Join us in October and we´ll tour the fields, processing plants, roasting room, and cafe!

To buy coffee from C. America in the USA, roasted by my friend Seth the same day he ships it to you, visit (Seth stocks Cafe Ruiz when available.)

Sunday, August 5, 2007

Isla Cañas

Thousands of sea turtles nest on Isla Cañas every year between August and October. This island is a marine preserve near Panama´s southernmost tip on the Azuero Peninsula. Visitors are welcomed at an intepretive center before heading to the beach. We watched this beautiful pageant after a horse-drawn carriage ride along the beach. After dark, the Hawksbill turtes dig a nest with their fins and lay 80 - 100 eggs each. Green, loggerhead, and sometimes leatherback turtles also nest here. The mothers disguise their nests on the moonlit beach and return to the sea while their eggs incubate in the warm sand. The entire process takes less than 30 minutes ... locating a site, digging the hole, laying the eggs, filling the hole, tamping the ground, and covering the site. They will return before the eggs hatch. Visitors in October will be greeted by baby turtles. This tour returns to the mainland after midnight. We overnight at Playa Venao, one of Panama´s best surfing beaches. Surfers, bring your boards!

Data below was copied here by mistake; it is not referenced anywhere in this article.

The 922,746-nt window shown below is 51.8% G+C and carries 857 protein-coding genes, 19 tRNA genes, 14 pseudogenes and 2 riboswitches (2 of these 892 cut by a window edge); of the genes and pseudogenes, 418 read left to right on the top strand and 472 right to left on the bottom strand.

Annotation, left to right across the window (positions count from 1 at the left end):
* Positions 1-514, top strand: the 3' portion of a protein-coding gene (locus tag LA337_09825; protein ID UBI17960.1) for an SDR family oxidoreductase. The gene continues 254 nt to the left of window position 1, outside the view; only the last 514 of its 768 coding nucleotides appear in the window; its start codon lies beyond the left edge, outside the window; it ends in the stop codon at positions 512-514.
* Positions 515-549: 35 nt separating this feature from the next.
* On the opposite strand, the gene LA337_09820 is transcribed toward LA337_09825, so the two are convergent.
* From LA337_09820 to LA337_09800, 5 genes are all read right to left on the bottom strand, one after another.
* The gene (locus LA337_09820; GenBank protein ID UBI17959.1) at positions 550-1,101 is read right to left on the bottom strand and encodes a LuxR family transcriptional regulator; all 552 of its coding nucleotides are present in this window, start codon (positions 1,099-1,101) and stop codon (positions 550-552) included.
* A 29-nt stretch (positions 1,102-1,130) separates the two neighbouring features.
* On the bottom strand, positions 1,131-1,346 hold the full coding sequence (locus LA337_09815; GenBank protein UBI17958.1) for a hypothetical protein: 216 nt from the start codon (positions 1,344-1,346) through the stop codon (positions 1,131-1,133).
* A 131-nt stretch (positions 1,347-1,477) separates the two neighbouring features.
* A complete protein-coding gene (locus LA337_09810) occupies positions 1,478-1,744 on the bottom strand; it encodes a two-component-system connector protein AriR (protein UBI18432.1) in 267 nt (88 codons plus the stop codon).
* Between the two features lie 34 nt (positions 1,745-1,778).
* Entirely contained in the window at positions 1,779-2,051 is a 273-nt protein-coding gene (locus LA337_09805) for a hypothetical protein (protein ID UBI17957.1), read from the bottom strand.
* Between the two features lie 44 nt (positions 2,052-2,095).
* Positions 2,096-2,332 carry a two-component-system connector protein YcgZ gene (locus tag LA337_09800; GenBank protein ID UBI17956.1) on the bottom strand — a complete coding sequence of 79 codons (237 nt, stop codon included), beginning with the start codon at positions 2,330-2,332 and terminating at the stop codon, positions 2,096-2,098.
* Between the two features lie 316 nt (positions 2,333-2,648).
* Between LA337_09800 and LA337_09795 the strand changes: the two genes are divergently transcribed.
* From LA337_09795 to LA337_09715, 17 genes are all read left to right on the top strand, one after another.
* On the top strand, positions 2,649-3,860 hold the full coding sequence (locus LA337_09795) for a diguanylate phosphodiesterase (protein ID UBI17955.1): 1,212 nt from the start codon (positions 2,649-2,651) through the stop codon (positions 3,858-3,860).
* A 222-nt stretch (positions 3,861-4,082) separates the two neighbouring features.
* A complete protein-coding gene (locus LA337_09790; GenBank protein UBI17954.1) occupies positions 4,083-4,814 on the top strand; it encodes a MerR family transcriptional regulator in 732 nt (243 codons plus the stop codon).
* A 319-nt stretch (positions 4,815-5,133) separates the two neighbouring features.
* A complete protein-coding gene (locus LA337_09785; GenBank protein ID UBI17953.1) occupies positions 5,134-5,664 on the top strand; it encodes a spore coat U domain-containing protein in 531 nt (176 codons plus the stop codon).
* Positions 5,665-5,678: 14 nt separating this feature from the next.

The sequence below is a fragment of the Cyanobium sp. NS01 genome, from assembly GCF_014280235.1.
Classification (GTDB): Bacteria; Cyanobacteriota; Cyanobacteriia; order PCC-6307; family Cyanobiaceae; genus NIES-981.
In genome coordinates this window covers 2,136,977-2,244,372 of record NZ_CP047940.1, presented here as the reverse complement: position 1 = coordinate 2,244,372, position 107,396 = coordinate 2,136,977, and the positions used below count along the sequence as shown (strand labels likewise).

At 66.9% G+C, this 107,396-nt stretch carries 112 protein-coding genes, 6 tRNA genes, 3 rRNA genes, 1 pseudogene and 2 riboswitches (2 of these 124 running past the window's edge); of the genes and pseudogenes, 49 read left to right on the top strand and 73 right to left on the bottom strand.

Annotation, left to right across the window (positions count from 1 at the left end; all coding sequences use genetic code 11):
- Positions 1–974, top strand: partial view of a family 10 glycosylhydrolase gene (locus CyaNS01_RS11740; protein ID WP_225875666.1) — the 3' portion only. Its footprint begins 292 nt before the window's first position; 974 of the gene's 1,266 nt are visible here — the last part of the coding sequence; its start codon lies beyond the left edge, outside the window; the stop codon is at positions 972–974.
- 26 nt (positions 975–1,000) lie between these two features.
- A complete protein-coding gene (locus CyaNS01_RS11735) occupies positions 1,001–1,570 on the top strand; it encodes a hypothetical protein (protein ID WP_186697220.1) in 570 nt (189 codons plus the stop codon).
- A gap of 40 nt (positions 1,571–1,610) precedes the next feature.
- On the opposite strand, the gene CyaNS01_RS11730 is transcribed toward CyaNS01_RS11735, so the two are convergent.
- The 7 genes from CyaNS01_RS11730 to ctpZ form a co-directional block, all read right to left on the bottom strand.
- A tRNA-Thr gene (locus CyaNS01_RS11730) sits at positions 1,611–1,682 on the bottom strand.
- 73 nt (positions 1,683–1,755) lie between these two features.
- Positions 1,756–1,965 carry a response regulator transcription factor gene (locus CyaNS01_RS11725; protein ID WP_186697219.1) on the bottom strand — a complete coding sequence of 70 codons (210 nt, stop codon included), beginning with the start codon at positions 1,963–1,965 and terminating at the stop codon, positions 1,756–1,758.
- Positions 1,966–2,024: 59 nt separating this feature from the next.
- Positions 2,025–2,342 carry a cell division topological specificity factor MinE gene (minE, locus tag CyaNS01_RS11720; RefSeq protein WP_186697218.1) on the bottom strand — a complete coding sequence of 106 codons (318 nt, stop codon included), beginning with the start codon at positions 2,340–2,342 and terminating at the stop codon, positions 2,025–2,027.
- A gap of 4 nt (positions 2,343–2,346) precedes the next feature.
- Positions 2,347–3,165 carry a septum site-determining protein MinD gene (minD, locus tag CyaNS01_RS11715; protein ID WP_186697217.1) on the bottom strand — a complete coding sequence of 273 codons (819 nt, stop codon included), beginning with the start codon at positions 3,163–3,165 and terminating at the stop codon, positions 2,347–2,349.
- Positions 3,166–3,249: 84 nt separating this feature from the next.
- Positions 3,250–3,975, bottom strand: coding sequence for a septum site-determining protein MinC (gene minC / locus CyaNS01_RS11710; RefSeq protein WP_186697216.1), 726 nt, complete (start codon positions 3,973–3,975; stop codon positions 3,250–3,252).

Wednesday, August 1, 2007

La Amistad International Park - World Heritage Site

Amazingly, you can boat all the way from Panama´s Bocas del Toro up the Rio Changuinola and connect to the Rio Teribe to reach the rainforest by water. The Naso bring sustainable agriculture to new heights. The Naso Kingdom is the last kingdom in the Americas. Each family farms what it needs and there are also communal farms. Here a raft carries extra produce for sale to Caribbean communities down river.

A journey into a Naso home brings shared stories, songs, dances, and food. Pure happiness and pride is evident in the absence of machines. The rainforest provides the Naso everything needed to sustain a good life. The Naso political system is a model with much to offer to the world. This is an excellent destination for children to compare and contrast the simple life with the technological life. Mine were inspired, not to give up their computers, but to view their importance in a different context.